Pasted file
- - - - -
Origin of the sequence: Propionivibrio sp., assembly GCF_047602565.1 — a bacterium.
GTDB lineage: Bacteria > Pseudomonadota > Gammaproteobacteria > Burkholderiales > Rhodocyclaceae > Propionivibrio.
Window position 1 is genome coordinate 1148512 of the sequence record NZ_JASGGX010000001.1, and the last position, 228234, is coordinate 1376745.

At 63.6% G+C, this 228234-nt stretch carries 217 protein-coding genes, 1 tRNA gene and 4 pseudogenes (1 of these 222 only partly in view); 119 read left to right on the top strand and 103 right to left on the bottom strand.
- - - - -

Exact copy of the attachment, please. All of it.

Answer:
Origin of the sequence: Propionivibrio sp., assembly GCF_047602565.1 — a bacterium.
GTDB lineage: Bacteria > Pseudomonadota > Gammaproteobacteria > Burkholderiales > Rhodocyclaceae > Propionivibrio.
Window position 1 is genome coordinate 1148512 of the sequence record NZ_JASGGX010000001.1, and the last position, 228234, is coordinate 1376745.

At 63.6% G+C, this 228234-nt stretch carries 217 protein-coding genes, 1 tRNA gene and 4 pseudogenes (1 of these 222 only partly in view); 119 read left to right on the top strand and 103 right to left on the bottom strand.